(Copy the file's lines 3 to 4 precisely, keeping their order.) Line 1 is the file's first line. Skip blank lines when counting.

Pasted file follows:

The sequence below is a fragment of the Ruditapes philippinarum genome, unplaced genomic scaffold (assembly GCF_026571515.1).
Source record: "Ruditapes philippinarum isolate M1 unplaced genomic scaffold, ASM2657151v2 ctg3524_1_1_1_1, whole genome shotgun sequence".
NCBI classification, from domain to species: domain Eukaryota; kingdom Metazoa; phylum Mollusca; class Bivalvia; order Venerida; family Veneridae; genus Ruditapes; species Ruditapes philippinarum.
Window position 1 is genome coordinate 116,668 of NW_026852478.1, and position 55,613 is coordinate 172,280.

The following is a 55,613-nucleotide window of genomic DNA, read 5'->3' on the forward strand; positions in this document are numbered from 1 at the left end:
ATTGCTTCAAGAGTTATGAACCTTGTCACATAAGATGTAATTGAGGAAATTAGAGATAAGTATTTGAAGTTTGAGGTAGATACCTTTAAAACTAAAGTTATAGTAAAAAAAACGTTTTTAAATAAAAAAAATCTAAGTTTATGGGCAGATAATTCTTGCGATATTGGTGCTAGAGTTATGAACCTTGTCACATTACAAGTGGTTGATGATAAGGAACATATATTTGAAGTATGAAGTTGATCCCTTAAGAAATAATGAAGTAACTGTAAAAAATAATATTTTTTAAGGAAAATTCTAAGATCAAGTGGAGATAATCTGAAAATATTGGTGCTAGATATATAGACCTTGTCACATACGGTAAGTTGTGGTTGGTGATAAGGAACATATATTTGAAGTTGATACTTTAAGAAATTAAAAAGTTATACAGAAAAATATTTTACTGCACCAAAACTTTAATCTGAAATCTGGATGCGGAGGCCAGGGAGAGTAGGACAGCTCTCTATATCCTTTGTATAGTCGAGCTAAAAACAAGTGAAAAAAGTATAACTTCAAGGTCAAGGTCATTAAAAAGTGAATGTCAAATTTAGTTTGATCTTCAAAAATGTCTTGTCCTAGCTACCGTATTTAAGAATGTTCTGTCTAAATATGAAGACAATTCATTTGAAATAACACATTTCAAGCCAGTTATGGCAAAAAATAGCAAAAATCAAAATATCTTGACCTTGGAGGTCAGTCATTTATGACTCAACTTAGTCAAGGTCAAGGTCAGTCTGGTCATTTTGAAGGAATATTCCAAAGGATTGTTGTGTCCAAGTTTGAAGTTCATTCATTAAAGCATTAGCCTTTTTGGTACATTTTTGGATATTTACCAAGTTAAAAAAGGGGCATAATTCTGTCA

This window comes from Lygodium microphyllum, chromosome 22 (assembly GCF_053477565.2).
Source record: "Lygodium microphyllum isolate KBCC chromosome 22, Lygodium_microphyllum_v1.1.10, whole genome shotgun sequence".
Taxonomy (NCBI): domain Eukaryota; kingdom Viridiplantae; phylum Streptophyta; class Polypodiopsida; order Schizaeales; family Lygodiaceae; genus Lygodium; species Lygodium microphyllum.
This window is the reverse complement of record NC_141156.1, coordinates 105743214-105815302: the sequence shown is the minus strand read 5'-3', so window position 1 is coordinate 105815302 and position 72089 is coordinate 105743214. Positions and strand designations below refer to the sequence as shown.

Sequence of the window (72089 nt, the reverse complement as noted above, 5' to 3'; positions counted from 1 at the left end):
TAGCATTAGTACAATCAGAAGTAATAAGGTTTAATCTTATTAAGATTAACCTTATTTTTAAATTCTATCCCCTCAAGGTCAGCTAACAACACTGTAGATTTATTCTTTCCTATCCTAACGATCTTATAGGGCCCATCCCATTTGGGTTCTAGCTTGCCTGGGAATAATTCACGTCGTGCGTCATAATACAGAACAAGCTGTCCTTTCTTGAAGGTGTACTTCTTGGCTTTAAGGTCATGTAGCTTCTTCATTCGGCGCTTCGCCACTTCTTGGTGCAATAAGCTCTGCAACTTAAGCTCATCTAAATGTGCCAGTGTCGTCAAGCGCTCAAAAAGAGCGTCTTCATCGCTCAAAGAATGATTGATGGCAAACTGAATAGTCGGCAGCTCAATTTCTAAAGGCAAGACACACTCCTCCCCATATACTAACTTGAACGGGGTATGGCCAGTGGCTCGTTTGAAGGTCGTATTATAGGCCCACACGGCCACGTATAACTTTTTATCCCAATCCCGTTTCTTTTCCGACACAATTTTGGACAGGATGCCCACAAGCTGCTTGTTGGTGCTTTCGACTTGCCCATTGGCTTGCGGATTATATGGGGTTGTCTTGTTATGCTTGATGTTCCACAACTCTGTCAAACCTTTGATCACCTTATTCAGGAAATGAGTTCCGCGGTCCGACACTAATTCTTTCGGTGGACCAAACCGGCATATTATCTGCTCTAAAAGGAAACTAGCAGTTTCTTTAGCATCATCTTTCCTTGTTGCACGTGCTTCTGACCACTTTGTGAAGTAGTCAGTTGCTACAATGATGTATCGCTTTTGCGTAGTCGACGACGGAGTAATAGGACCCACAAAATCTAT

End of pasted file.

NCBI classification, from domain to species: domain Eukaryota; kingdom Metazoa; phylum Mollusca; class Bivalvia; order Venerida; family Veneridae; genus Ruditapes; species Ruditapes philippinarum.
Window position 1 is genome coordinate 116,668 of NW_026852478.1, and position 55,613 is coordinate 172,280.